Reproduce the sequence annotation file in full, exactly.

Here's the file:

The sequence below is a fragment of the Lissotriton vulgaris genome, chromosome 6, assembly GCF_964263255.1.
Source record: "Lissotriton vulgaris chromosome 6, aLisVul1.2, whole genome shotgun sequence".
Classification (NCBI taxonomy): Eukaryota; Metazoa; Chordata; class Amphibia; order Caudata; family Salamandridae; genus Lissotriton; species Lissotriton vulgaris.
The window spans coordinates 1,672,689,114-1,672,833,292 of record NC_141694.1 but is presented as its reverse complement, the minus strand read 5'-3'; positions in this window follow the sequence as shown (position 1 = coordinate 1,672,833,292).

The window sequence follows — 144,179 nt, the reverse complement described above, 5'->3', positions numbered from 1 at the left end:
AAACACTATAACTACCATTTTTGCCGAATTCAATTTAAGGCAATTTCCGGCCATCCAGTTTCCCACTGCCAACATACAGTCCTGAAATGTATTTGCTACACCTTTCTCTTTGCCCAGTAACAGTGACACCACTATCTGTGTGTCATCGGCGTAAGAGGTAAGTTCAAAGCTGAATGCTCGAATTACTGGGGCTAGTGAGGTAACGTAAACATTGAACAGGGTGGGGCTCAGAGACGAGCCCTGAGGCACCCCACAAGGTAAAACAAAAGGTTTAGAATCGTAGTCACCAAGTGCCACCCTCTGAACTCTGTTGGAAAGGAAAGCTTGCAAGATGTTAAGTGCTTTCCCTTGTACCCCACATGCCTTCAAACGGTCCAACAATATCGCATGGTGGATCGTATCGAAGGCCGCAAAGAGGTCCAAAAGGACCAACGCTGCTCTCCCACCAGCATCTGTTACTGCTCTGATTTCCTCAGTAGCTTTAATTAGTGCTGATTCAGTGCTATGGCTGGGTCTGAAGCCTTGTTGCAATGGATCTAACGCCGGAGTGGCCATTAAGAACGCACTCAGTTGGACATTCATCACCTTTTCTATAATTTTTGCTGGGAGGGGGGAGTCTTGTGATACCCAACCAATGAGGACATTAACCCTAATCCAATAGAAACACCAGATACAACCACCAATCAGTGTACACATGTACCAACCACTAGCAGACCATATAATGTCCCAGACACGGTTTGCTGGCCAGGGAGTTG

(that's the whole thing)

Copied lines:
The sequence below is a fragment of the Lissotriton vulgaris genome, chromosome 6, assembly GCF_964263255.1.
Source record: "Lissotriton vulgaris chromosome 6, aLisVul1.2, whole genome shotgun sequence".
Classification (NCBI taxonomy): Eukaryota; Metazoa; Chordata; class Amphibia; order Caudata; family Salamandridae; genus Lissotriton; species Lissotriton vulgaris.
The window spans coordinates 1,672,689,114-1,672,833,292 of record NC_141694.1 but is presented as its reverse complement, the minus strand read 5'-3'; positions in this window follow the sequence as shown (position 1 = coordinate 1,672,833,292).

The window sequence follows — 144,179 nt, the reverse complement described above, 5'->3', positions numbered from 1 at the left end:
AAACACTATAACTACCATTTTTGCCGAATTCAATTTAAGGCAATTTCCGGCCATCCAGTTTCCCACTGCCAACATACAGTCCTGAAATGTATTTGCTACACCTTTCTCTTTGCCCAGTAACAGTGACACCACTATCTGTGTGTCATCGGCGTAAGAGGTAAGTTCAAAGCTGAATGCTCGAATTACTGGGGCTAGTGAGGTAACGTAAACATTGAACAGGGTGGGGCTCAGAGACGAGCCCTGAGGCACCCCACAAGGTAAAACAAAAGGTTTAGAATCGTAGTCACCAAGTGCCACCCTCTGAACTCTGTTGGAAAGGAAAGCTTGCAAGATGTTAAGTGCTTTCCCTTGTACCCCACATGCCTTCAAACGGTCCAACAATATCGCATGGTGGATCGTATCGAAGGCCGCAAAGAGGTCCAAAAGGACCAACGCTGCTCTCCCACCAGCATCTGTTACTGCTCTGATTTCCTCAGTAGCTTTAATTAGTGCTGATTCAGTGCTATGGCTGGGTCTGAAGCCTTGTTGCAATGGATCTAACGCCGGAGTGGCCATTAAGAACGCACTCAGTTGGACATTCATCACCTTTTCTATAATTTTTGCTGGGAGGGGGGAGTCTTGTGATACCCAACCAATGAGGACATTAACCCTAATCCAATAGAAACACCAGATACAACCACCAATCAGTGTACACATGTACCAACCACTAGCAGACCATATAATGTCCCAGACACGGTTTGCTGGCCAGGGAGTTG